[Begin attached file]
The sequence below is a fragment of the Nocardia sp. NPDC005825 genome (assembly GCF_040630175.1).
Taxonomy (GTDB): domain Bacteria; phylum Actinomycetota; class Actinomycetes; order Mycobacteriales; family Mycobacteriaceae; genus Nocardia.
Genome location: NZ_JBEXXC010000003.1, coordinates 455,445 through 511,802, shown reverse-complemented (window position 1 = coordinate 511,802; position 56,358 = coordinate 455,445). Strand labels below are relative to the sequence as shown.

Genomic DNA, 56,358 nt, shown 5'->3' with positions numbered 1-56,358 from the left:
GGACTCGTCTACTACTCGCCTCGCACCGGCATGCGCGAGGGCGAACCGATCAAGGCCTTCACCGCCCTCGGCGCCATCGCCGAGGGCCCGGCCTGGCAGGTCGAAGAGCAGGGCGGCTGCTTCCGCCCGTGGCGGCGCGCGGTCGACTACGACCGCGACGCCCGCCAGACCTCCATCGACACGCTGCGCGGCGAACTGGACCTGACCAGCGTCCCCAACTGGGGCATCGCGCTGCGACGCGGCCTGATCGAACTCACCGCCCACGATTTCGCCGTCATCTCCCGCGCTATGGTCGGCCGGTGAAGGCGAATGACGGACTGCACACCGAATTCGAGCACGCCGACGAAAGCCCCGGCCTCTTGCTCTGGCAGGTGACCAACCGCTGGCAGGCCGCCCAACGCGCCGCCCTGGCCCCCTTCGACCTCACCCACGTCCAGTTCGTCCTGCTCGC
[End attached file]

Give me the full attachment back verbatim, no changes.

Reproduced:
The sequence below is a fragment of the Nocardia sp. NPDC005825 genome (assembly GCF_040630175.1).
Taxonomy (GTDB): domain Bacteria; phylum Actinomycetota; class Actinomycetes; order Mycobacteriales; family Mycobacteriaceae; genus Nocardia.
Genome location: NZ_JBEXXC010000003.1, coordinates 455,445 through 511,802, shown reverse-complemented (window position 1 = coordinate 511,802; position 56,358 = coordinate 455,445). Strand labels below are relative to the sequence as shown.

Genomic DNA, 56,358 nt, shown 5'->3' with positions numbered 1-56,358 from the left:
GGACTCGTCTACTACTCGCCTCGCACCGGCATGCGCGAGGGCGAACCGATCAAGGCCTTCACCGCCCTCGGCGCCATCGCCGAGGGCCCGGCCTGGCAGGTCGAAGAGCAGGGCGGCTGCTTCCGCCCGTGGCGGCGCGCGGTCGACTACGACCGCGACGCCCGCCAGACCTCCATCGACACGCTGCGCGGCGAACTGGACCTGACCAGCGTCCCCAACTGGGGCATCGCGCTGCGACGCGGCCTGATCGAACTCACCGCCCACGATTTCGCCGTCATCTCCCGCGCTATGGTCGGCCGGTGAAGGCGAATGACGGACTGCACACCGAATTCGAGCACGCCGACGAAAGCCCCGGCCTCTTGCTCTGGCAGGTGACCAACCGCTGGCAGGCCGCCCAACGCGCCGCCCTGGCCCCCTTCGACCTCACCCACGTCCAGTTCGTCCTGCTCGC